Money Management / Relationships

6 Questions to Ask Before Merging Finances With Your Partner (No Matter How In Love You Are)

By Tuesday, February 09, 2021

11 years.

That’s how long I’d been with my partner before making the decision to merge finances with him in a joint account. And we only partially merged our money, so we still have our own accounts. We made the decision mostly because we have shared expenses and have been living together for several years. So it was all about convenience for us.

I grew up in a family that lived paycheck to paycheck. As I got older and started to focus on school and later developing a career for myself, money was still tight. My budget dictated what kind of food I could eat and how I navigated the world. It was power. Having money gives you choices. And because of that, I learned very early on to take care of the money I earned, and be cautious of how I spent it.

When I met my partner, we were both in college and broke. So we learned to get scrappy and get by with what little funds we had. Throughout it all, the subject of joining accounts never came up, and we were okay with that. We were both pretty honest about our financial situation from the start and I think we both knew it was too soon to merge finances, and neither of us was ever really comfortable with the idea.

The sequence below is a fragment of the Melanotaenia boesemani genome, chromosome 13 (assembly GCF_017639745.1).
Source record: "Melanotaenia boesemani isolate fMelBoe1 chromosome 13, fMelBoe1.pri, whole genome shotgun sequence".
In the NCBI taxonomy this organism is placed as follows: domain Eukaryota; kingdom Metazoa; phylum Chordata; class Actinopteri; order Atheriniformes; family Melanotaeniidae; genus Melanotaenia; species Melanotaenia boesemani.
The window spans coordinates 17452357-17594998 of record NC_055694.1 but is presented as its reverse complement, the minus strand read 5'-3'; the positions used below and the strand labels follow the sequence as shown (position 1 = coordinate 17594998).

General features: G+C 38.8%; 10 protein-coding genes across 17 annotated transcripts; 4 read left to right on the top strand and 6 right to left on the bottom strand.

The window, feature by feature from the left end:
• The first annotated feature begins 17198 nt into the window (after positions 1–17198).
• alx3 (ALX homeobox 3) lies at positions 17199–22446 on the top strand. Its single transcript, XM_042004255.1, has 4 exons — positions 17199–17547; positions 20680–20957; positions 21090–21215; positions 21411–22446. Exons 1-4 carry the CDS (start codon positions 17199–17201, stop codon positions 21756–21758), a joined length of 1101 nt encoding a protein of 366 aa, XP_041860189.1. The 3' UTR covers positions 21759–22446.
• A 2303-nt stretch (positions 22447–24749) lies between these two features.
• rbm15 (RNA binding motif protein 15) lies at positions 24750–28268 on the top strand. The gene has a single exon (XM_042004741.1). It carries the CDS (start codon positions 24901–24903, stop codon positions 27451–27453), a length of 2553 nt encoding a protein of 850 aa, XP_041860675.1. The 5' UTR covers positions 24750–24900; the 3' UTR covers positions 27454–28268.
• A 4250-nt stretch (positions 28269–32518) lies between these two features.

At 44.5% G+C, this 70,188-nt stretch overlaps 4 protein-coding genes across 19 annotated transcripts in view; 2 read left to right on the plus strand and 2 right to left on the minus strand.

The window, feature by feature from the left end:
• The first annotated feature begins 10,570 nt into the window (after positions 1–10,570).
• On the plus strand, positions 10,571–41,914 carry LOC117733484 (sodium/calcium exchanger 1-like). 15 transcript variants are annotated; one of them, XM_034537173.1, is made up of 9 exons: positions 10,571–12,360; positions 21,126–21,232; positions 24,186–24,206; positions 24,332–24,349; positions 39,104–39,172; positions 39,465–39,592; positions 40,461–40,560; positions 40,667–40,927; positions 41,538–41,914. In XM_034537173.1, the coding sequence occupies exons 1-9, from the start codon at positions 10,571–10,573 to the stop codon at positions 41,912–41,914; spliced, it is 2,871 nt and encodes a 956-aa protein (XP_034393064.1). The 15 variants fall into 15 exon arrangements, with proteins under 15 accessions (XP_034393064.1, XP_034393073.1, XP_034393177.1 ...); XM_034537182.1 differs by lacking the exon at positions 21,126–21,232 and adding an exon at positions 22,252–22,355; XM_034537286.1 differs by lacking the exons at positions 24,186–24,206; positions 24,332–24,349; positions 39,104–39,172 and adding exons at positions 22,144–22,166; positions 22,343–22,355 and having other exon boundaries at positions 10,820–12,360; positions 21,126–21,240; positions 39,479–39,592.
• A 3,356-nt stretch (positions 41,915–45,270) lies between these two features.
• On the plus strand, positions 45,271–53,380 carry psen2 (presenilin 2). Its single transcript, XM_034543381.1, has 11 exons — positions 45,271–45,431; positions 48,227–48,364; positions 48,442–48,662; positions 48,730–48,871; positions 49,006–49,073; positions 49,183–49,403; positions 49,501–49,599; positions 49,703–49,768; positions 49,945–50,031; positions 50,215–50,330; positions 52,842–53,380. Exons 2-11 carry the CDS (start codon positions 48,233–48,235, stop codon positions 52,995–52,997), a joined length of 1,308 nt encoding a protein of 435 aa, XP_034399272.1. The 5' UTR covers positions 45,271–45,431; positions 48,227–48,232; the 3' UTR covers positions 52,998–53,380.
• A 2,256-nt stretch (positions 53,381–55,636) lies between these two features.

Over time, it’s natural for bigger and more important conversations to come up in a relationship: having children, buying a house, and managing money. Keeping finances separate — even within a marriage — should be normalized. Not everyone wants to completely merge finances. A 2019 survey from Magnify Money found that 28% of millennial couples say they keep their finances separate, compared to 11% of Gen Xers and 13% Baby Boomers. Younger generations are changing the way they manage money within their relationships. It’s important to be open and communicate with your significant other about whether opening a joint account is a good idea. After all, couples that talk about money end up happier for it in the long run. 

If you’re both ready to take that next step, you don’t have to wait as long as we did. But you should first ask yourself a few basic questions to make sure you’re truly in a place where it makes sense for you to do this.

1. How Would You Describe Both Of Your Spending Habits?